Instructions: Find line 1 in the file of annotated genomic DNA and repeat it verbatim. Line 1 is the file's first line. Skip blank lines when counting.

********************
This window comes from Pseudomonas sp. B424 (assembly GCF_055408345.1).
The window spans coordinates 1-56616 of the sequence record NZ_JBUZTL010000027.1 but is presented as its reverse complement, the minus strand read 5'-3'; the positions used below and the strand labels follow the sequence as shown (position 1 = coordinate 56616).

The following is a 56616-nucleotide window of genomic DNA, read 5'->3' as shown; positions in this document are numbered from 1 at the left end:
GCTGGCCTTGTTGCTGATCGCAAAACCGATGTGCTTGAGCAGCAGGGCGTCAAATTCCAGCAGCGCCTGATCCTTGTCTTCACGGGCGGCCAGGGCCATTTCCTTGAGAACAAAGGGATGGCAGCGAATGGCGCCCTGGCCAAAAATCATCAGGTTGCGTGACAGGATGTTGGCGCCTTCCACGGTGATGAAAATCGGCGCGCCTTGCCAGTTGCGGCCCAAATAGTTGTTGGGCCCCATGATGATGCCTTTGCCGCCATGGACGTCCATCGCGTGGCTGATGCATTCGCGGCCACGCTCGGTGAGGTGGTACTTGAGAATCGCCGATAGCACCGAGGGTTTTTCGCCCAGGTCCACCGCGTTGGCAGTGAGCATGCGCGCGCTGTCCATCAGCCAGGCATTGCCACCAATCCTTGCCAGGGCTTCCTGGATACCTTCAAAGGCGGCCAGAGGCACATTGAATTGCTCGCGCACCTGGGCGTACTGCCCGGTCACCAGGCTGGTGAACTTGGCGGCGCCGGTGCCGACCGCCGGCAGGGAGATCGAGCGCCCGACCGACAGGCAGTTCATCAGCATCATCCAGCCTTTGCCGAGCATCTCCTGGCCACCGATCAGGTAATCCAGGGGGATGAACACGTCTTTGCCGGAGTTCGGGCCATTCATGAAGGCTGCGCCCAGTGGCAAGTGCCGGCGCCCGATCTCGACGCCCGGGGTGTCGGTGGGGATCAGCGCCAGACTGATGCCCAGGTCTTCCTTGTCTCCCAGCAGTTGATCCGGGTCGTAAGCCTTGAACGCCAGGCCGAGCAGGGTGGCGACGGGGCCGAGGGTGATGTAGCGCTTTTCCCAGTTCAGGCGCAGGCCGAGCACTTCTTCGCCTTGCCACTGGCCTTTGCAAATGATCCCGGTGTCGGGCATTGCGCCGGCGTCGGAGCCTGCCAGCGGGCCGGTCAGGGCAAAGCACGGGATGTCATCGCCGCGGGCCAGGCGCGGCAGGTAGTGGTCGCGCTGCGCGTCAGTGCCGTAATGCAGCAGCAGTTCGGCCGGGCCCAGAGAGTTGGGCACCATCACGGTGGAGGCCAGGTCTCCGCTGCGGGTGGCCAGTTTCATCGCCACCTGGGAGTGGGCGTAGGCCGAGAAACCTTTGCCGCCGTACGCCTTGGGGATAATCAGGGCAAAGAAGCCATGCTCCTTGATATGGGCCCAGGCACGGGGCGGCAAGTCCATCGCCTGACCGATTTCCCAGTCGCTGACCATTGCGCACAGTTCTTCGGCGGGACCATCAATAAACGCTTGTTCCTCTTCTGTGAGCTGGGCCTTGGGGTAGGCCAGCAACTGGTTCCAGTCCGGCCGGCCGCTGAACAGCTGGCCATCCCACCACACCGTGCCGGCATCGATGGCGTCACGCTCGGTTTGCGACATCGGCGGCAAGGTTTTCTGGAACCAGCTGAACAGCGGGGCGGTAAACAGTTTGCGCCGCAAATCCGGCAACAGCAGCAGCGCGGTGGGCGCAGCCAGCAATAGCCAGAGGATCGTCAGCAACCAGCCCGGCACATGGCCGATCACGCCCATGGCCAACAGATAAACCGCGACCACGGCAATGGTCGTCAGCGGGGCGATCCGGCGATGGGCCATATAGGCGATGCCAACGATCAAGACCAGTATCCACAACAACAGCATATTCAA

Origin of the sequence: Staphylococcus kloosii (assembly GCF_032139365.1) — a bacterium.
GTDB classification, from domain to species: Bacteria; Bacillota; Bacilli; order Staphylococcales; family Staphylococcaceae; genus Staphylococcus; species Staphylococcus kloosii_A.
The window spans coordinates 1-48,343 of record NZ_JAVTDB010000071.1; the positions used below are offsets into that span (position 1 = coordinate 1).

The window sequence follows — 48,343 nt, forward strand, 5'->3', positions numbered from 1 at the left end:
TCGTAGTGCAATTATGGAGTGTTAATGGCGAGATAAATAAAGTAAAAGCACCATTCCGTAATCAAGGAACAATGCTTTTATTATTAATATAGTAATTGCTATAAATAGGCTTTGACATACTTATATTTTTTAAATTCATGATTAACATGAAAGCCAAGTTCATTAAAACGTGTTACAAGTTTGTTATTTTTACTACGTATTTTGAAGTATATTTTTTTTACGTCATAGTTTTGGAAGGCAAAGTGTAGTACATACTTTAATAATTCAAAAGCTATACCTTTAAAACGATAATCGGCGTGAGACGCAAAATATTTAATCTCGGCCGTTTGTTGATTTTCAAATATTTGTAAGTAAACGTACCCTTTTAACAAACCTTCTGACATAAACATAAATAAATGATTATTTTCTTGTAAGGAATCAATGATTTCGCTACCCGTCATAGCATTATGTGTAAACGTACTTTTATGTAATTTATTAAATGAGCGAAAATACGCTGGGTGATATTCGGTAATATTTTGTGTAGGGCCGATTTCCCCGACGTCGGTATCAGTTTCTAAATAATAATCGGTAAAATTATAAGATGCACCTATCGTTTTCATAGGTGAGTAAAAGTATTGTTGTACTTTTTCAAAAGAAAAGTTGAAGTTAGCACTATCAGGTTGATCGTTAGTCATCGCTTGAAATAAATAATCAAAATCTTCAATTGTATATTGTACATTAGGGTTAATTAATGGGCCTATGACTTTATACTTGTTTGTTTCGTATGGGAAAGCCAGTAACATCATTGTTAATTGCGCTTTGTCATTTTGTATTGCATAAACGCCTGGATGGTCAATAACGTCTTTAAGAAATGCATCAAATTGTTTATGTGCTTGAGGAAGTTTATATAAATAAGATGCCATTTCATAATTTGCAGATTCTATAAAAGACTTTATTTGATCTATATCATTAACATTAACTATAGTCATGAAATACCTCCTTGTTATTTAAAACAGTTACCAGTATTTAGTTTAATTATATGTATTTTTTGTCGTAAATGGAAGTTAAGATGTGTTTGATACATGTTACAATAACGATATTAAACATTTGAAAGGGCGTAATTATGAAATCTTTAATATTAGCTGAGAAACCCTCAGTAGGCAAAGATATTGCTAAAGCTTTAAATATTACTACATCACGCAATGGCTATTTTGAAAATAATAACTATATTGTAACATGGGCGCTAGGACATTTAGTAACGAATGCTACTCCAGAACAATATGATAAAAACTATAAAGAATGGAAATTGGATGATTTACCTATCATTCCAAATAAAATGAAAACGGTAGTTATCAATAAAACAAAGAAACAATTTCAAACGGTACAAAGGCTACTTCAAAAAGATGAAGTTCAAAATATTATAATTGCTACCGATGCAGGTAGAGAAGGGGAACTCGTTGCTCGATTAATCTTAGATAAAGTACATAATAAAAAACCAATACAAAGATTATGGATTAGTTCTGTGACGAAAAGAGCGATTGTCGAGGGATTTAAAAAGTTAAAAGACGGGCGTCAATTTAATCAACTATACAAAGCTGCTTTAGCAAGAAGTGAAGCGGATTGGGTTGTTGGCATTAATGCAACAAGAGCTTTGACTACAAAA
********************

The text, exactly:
This window comes from Pseudomonas sp. B424 (assembly GCF_055408345.1).